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Frame building as a business

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Frame building as a business

Old 10-03-12, 11:55 AM
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Syscrush
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Frame building as a business

Hello, folks.

A bit of mechanical background about me: I've been working on cars and motorcycles since I was 14, and I'm competent with a wrench. I've also done a bit of fabrication (fiberglass, brazing, and wire-welding, plus machine shop in school), and painting. I'm not great with metal, but I enjoy it and would like to do more of it. I'm pretty handy with wood (made most of my own furniture), and like doing fussy/careful work and doing it correctly.

And a bit of professional background: I'm a fairly senior software architect type in his early 40's doing independent consulting work for big banks (not as lucrative as it sounds), and I'm sick of it. I am going to make a big professional change hopefully sometime within the next year and I am exploring a lot of options about just what to do.

Trying to get into bicycle fabrication is the option that's farthest from my comfort zone, but I am considering it seriously. For reference, some of the other options I'm considering would involve spending a year or more at school - which means significant monetary and time investment, plus the opportunity cost of losing a year+ of salary.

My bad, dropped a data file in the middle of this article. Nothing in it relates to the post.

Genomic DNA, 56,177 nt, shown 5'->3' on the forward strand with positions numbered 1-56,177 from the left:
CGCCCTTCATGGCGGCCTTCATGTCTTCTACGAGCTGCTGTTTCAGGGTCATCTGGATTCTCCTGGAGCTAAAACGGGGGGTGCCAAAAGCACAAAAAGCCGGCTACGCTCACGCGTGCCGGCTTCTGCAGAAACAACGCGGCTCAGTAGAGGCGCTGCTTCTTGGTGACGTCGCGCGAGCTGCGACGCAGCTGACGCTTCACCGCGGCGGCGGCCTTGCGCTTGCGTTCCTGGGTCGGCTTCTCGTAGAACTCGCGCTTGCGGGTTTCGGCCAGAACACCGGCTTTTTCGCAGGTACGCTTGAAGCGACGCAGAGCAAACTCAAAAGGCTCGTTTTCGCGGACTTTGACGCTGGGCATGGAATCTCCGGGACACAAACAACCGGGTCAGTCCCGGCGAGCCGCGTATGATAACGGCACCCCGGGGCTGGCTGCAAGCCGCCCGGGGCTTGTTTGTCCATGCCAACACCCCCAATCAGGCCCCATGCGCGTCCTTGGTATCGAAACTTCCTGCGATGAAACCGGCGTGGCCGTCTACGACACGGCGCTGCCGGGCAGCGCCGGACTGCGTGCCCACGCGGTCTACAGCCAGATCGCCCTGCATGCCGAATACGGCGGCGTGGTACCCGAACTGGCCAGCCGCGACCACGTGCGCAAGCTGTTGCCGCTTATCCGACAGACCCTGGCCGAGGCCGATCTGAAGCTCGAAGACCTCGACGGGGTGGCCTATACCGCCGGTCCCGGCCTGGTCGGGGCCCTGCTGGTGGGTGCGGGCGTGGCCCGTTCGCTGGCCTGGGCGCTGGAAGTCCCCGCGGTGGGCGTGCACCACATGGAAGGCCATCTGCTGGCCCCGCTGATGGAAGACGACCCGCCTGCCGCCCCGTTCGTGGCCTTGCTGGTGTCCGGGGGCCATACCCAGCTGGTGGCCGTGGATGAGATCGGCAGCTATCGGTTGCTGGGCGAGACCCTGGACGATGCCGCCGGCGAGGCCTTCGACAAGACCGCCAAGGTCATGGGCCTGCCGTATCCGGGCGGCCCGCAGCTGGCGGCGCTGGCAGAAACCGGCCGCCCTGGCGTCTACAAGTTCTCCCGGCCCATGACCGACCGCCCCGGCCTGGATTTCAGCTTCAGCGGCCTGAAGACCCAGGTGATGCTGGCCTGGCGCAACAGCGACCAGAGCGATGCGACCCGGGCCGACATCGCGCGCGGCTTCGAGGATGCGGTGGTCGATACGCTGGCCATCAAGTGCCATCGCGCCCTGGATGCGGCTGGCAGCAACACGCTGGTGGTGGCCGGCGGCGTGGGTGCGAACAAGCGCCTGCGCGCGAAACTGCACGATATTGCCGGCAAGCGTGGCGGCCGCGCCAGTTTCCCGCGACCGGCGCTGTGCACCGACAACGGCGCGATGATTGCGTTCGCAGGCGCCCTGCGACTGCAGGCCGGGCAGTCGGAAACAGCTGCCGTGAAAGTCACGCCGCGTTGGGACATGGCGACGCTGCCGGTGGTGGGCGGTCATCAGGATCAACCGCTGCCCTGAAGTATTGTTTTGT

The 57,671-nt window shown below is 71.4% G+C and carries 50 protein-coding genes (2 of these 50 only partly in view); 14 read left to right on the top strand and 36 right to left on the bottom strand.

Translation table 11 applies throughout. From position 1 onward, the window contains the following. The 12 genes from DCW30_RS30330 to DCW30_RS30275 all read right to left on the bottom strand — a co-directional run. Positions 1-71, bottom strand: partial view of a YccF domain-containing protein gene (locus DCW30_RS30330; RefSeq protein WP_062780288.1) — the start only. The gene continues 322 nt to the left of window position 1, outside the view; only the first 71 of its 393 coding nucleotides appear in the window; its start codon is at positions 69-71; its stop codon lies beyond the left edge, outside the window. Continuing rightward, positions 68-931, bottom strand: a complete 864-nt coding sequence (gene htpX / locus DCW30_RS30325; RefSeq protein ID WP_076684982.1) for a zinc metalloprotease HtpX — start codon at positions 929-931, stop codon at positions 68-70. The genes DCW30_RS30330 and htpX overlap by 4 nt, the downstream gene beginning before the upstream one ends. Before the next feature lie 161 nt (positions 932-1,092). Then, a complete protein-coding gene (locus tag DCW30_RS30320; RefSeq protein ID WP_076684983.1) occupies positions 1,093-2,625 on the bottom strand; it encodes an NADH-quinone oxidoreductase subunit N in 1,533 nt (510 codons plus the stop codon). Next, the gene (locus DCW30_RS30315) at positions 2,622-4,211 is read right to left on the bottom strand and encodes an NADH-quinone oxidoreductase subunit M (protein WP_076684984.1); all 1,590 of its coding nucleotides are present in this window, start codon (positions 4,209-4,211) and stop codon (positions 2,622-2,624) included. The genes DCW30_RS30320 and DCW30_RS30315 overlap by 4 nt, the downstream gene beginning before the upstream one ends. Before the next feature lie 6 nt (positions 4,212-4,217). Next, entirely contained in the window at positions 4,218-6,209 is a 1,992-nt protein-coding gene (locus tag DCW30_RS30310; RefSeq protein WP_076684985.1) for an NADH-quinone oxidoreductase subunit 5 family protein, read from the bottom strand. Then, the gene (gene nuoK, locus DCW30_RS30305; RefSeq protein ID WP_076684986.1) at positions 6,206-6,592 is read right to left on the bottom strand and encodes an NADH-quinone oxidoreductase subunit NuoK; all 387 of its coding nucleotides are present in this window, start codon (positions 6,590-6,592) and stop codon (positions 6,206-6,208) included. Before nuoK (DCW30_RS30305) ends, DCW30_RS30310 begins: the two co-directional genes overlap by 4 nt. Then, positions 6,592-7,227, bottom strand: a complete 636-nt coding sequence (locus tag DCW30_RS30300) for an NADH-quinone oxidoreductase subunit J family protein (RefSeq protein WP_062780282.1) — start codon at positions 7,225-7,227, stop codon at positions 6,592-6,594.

Now, I'm not a great cyclist, not an experienced bicycle mechanic, and not an expert welder/fabricator. However, I have a lot of love for cycling, for all things mechanical, and have wanted to become an expert welder/fabricator since my teens.

I live in Toronto, which has a remarkably rich and varied bike culture. Despite having a remarkable proliferation of bike shops, it seems that there are no full-time frame builders operating in the city. To me, that implies that one of the following is true:
  1. There is a significant niche for custom building here, and it's wide-open.
  2. It's impossible to keep a frame building business in operation in Toronto.


On one hand, I know that people are willing to deal with builders at significant distances to get what they want, and there is at least one well-regarded frame builder within ~100km. On the other hand, I know that around here there are a lot of cyclists living a car-free lifestyle (including me), who would be inclined to give business to a shop that they can cycle to or that's easily accessible by transit.


As I look into other options (teaching, MBA/mgmt, journalism/writing, my own software business), I can't shake the idea of going to a good frame building school, getting a jig, torch, and collection of files, and setting up shop in a small space in the Junction somewhere.

I would have no expectations of putting out a shingle and having customers line up - my intent would be to just start building as many lugged steel frames as I can at the most common sizes and sell them on ebay or etsy, or on consignment with a local bike shop. I would expect to lose money doing this for a while as I practice and hone my skills to the point where I could move up to higher end bespoke building and figure out a specialization that would let me differentiate my products from other builders. My intention would be to stay focused on frame design and builds, and team up with a good mechanic for fitting and tuning everything else.


My questions:
  1. Are there full-time frame builders in Toronto that I'm not aware of? I don't see any since Mariposa closed.
  2. Why are there so few builders in Toronto? Does it all come down to high rent and taxes?
  3. Is it plausible to think that someone with my background and skills could make a go of it in a one-man operation like I describe?
  4. Do frame builders have to carry any specific liability insurance?
  5. What do you see as the pros and cons of taking this route? Here's how it looks to me:

Pros: